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How To Read The Bible – Part 19 – Apocalyptic Literature


What comes to mind when you think about the word Apocalypse? I suspect for many of us, we think about catastrophic world ending events like we sometimes see in movies. But is this the right use of the word from a Biblical perspective?


What is a Biblical Apocalypse and what is Jewish Apocalyptic literature? What does understanding this unique genre of writing contribute to our reading of the Bible?


Watch Episode 19 by clicking HERE. Come back after the video to continue reading.


When we read the book of Revelation or the visions described in Daniel, we usually end up talking about ‘the’ apocalypse. However, I think it’s more appropriate to talk about ‘an’ apocalypse when we’re engaging with the style of writing that is Jewish Apocalyptic Literature.


This style of writing is densely packed with vivid images and metaphors which are meant to help us make sense of complex heavenly realities. This is very similar to the ways in which God speaks to us in other parts of the Bible like in the psalms and wisdom literature.


Apocalypses also tend to lean toward being prophetic. For example, a very strong argument can be made that the apocalypses in Daniel prophesied the rise and fall of the Roman Empire. Likewise, parts of John’s apocalypse in Revelation seem to prophecy about the end times.


Because of this it makes sense that we tend to read parts of Revelation as being about a specific event at the end of time. However, there are also elements in Revelation which address the situation of the Church in John’s context, and still more which seem to look backward through history.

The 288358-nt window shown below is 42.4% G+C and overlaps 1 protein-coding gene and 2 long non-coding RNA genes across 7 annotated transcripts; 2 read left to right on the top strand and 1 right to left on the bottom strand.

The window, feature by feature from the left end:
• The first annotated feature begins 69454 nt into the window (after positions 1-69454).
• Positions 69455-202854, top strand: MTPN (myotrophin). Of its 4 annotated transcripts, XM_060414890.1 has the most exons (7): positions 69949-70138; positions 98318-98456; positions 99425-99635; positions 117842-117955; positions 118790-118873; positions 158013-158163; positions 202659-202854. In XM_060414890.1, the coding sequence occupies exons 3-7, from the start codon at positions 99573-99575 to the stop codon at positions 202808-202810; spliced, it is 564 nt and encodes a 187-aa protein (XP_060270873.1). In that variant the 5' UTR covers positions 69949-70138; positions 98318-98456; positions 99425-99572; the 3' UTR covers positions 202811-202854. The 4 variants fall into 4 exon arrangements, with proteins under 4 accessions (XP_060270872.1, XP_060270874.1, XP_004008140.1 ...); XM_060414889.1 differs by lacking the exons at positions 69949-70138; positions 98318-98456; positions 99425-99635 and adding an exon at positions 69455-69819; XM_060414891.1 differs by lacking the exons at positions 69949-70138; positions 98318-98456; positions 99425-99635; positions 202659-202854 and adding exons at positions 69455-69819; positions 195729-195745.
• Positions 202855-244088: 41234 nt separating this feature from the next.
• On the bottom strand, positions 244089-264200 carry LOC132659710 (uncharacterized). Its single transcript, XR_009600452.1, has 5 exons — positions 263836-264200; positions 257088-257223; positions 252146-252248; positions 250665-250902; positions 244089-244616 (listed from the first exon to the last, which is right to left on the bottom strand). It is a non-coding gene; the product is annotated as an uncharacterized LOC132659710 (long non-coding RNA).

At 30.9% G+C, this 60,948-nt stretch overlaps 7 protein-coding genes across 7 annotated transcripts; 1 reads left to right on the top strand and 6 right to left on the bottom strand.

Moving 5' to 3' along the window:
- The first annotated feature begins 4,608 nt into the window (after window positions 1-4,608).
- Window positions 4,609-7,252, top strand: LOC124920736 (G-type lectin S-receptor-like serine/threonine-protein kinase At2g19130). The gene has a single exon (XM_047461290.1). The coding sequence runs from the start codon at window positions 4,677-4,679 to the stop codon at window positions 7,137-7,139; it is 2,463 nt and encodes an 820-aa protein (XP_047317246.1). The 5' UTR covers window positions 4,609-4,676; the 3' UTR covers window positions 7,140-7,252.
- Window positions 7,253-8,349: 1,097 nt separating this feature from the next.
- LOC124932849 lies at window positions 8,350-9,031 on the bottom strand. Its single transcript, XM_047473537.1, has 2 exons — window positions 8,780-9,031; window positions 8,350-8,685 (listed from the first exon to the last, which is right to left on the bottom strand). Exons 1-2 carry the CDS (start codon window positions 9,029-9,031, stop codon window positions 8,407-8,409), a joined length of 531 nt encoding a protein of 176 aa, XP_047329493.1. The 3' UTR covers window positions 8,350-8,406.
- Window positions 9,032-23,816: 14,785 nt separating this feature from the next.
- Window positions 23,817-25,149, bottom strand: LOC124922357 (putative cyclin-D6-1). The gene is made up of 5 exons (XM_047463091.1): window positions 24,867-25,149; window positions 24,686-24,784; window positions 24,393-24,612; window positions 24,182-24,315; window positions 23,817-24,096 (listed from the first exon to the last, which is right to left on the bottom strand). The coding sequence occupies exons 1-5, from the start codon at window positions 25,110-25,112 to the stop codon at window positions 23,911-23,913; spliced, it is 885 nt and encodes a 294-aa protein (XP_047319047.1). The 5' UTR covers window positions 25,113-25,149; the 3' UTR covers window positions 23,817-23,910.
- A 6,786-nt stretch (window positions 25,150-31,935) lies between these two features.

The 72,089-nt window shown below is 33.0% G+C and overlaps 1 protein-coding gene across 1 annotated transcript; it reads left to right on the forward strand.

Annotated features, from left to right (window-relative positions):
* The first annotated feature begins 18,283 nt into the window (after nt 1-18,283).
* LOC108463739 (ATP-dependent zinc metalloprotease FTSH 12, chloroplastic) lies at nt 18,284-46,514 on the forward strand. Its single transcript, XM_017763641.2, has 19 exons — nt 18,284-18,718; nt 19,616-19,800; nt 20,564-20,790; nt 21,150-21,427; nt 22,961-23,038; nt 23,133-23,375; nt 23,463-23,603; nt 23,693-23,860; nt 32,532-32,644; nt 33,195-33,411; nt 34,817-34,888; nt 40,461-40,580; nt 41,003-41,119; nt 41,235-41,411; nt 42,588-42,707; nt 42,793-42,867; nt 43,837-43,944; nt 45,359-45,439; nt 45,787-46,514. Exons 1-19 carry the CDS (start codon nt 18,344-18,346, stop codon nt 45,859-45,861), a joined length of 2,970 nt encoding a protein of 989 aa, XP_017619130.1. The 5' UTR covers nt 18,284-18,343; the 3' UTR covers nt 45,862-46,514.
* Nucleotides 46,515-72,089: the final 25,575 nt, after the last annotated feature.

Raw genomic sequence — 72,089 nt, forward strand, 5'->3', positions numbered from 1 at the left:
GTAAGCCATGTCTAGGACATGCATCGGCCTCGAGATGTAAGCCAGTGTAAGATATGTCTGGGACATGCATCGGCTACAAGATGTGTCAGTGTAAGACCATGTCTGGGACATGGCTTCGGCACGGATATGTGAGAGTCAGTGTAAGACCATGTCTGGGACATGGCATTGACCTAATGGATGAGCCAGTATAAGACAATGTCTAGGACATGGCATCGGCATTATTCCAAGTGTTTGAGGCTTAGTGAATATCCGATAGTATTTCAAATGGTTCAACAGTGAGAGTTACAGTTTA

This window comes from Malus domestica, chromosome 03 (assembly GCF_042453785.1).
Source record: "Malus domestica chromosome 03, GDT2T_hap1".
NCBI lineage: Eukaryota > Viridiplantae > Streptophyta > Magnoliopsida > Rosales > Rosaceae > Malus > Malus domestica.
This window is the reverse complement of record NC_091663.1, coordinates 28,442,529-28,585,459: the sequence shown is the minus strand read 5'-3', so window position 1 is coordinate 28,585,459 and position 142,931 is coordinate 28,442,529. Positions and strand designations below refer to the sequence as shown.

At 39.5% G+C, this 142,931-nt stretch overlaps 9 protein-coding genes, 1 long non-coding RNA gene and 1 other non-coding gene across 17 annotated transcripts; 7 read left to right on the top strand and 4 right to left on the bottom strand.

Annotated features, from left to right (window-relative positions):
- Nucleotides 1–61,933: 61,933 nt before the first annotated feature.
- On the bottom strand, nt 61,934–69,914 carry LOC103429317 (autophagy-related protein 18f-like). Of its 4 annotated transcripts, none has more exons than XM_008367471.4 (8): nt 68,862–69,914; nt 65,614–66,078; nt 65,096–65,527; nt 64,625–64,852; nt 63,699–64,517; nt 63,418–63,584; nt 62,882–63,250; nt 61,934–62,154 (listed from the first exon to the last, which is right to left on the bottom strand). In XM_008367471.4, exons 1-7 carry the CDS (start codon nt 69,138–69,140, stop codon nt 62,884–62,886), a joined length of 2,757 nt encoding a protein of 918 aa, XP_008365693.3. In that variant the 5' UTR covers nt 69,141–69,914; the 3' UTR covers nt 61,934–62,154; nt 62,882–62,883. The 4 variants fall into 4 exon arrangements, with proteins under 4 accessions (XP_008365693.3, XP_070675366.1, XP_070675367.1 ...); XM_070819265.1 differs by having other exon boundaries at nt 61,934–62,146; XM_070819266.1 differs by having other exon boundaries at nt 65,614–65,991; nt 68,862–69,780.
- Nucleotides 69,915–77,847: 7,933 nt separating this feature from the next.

In both Daniel and Revelation, we are told that what is being described is a vision from God. These visions help us to see history from God’s perspective and they reveal how God has been and continues to be involved in the unfolding of it. I think it’s also fair to say that these visions are intended to help us interpret our past, present, and future by taking God’s unique perspective into account.


Where we might get into trouble is when we start reading these texts as a roadmap which we can use to predict how specific events will unfold before Christ’s return. When this happens, we can become distracted from our mission in the world which is to herald the Kingdom of God.


I think these visions are best understood as opportunities for us to trust God. Specifically, to trust that God is in control of history and while we are given glimpses of what’s to come, we still see through the glass darkly this side of Heaven. This is part of the repeated theme found throughout Scripture of God inviting us to trust Him and His wisdom.

The question remains, will we?


I want to thank you for taking this journey through The Bible Projects “How To Read The Bible” series with me. I hope it has been a fruitful experience for you. I have certainly enjoyed preparing these reflections for you.


“And this is my prayer: that your love may abound more and more in knowledge and depth of insight, so that you may be able to discern what is best and may be pure and blameless for the day of Christ, filled with the fruit of righteousness that comes through Jesus Christ—to the glory and praise of God.” Philippians 1:9-10 (NIV)


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